Cases involving family and friends

There were also numerous cases involving fiduciary obligations which arise when a family member or a friend acts for another. In Saviour Cremona et vs Anthony Cassar et[17], a nominee acquired land for two of his friends but also acquired for himself a bit more than agreed.  The two friends sought a court order for damages suffered.  The Court of Appeal held that the defendant was fraudulent and analysed the legal effects of fraud. It failed to give importance to the dishonest behaviour: the person who breached fiduciary obligations was allowed to keep the land and benefits (minus a sum of money in damages).

The Court of Appeal reached a different conclusion in Rosario Agius et vs Carmelo Agius et[18].  This case involved a brother who acquired property for development with funds collected from his brothers and sisters, all in equal share. Upon purchasing the property, the brother refused to transfer the interests to the others.  Both the First Court and the Court of Appeal stated that the brother was a mandatary prestanome and ordered him to transfer the property shares to his siblings.[19]

Timing and application of the 2004 Amendments

Some judgement held that the provisions on fiduciary obligations introduced in the Civil Code in 2004 do not apply to cases pre-2004.  Such judgements unfortunately disregard legal principles which have long formed part of our legal system. One such case was Carmen Xuereb vs Anton Micallef[20], wherein the defendant claimed that he acted as a lawyer and within the parameters of that role and did not act as a trustee, as was claimed. The Court held that article 1124A regarding fiduciary obligations came into force in 2005 and so decided  that the defendant could never have assumed fiduciary obligations because he was engaged in 2003.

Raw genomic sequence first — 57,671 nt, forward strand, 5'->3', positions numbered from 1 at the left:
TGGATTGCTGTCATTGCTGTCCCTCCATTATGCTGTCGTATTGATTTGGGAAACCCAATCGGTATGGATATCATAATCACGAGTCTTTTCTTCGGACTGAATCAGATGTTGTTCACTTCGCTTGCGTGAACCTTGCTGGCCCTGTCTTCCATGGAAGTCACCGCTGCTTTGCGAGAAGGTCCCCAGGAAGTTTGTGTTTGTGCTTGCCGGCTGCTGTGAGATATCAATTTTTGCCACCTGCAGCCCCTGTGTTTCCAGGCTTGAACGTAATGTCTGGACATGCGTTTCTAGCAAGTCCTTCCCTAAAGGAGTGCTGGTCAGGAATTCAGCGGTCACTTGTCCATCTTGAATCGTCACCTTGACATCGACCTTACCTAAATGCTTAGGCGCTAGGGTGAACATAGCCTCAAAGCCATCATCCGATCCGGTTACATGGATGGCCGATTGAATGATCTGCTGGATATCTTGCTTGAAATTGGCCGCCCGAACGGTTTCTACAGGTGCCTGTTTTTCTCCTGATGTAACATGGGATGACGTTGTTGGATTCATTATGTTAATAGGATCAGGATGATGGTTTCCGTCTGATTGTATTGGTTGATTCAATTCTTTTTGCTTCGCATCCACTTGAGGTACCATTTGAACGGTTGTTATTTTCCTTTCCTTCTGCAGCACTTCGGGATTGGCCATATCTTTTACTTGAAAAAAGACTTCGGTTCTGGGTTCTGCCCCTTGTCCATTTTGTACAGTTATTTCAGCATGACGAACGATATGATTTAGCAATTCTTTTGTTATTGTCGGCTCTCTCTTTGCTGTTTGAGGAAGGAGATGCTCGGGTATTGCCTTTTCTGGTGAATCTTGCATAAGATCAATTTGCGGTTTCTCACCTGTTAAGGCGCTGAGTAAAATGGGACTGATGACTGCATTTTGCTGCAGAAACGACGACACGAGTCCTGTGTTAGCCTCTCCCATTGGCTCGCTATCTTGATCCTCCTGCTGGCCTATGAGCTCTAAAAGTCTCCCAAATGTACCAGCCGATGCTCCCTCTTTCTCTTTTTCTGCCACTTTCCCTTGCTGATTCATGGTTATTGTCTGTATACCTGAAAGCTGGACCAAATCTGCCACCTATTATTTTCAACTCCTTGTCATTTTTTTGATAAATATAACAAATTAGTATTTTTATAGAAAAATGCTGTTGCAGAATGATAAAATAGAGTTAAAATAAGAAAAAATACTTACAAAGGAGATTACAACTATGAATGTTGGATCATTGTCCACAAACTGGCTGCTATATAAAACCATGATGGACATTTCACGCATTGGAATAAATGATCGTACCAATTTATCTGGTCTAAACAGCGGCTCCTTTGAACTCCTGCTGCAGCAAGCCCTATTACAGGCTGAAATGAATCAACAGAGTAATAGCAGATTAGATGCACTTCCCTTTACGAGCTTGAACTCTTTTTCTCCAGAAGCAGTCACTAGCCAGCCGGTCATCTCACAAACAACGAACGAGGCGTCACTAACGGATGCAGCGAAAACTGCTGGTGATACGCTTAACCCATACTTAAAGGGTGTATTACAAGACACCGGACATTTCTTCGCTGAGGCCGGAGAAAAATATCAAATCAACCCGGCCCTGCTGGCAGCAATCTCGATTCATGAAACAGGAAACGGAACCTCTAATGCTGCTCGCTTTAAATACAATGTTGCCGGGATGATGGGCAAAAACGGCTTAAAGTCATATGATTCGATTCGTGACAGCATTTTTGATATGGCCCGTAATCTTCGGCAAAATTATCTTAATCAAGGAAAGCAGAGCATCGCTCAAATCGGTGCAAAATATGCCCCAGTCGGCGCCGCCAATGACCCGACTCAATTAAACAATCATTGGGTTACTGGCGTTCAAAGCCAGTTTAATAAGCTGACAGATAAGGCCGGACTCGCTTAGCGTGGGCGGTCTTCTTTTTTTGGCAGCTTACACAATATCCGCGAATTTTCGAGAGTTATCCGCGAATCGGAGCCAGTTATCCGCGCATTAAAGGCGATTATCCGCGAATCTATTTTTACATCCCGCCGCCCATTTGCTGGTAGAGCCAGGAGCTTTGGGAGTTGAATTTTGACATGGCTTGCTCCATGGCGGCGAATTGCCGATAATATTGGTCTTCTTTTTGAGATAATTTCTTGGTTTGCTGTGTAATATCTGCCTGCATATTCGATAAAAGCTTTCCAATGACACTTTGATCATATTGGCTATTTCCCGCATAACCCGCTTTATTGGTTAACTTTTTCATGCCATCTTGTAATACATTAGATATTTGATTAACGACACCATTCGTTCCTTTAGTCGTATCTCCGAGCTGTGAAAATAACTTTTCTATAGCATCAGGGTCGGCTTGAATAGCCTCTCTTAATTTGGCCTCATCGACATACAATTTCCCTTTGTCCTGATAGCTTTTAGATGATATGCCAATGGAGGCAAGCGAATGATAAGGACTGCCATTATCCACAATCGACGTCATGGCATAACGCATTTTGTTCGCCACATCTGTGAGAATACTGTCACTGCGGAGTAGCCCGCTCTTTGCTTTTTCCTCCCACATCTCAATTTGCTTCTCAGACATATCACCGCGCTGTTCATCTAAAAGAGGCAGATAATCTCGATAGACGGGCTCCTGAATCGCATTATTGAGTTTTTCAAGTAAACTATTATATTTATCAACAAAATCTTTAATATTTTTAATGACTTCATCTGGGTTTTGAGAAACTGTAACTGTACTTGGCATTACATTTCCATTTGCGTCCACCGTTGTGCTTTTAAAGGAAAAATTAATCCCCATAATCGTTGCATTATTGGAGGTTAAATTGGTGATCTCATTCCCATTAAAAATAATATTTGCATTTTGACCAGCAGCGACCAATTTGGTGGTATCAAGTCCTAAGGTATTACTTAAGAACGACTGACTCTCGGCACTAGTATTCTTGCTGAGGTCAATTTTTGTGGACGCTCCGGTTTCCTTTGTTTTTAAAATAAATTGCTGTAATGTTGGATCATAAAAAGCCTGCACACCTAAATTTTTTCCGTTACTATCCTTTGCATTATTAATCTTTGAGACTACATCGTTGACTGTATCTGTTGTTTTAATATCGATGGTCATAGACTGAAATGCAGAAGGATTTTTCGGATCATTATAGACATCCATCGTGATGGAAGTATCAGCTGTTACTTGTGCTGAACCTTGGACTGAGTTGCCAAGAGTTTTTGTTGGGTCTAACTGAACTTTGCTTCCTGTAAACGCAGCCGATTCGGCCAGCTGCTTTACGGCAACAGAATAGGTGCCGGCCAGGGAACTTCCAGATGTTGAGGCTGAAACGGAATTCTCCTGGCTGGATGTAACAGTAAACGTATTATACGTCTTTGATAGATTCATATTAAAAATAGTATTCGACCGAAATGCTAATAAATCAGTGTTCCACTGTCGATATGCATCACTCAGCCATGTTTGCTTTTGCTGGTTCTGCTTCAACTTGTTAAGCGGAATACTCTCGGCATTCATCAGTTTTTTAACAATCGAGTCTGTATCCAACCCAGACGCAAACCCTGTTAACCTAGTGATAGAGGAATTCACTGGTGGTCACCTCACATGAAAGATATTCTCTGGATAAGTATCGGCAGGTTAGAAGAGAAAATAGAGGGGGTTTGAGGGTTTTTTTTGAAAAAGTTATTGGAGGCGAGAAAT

In reality the 2004 amendments bring efficiency to a legal remedy which already existed under Maltese Law, as fiduciary obligations and trusts find their basis in the Roman Law fiducia[21].

This has now been very clearly reversed in the Court of Appeal judgement of Anthony Caruana & Sons Limited (C7512) vs. Caruana Christopher[22] where the Court unequivocally stated that the 2004 amendments apply in all cases even pre 2004.

The Trusts and Trustees Act was amended again in 2014. The Trusts and Trustees (Amendment) Act, Act XI of 2014, was the result of a five year review initiated by the Malta Financial Services Authority (MFSA). The amendments made various changes to the Act such as:

–       an amendment to the term of the trust[23],

–       the introduction of a new article on the powers of the settlor[24],

–       limitations of the applicability of the article of law which mirrors the Saunders v Vautier rule[25],

–       an express duty on trustees to avoid conflict of interests, to draw up an inventory of trust assets upon accepting to act as trustee,

–       the appointment of an enforcer in trusts established for a charitable purpose[26],

–       trustees may not acquire by acquisitive prescription – actions against trustees for fraud or for the recovery of trust property is no longer time barred,

–       any person residing in Malta, operating in or from Malta, must be authorized by the MFSA to act as trustee (and additional requirements have been imposed on trustees so as to acquire authorisation)[27],

–       auditors of authorized trustees must report to the MFSA in certain cases,

–       the introduction of Private Trust Companies for family trusts, which, subject to certain conditions, are required to register with the MFSA (and do not require authorisation),

–       the MFSA has been given powers so as to protect the public interest[28].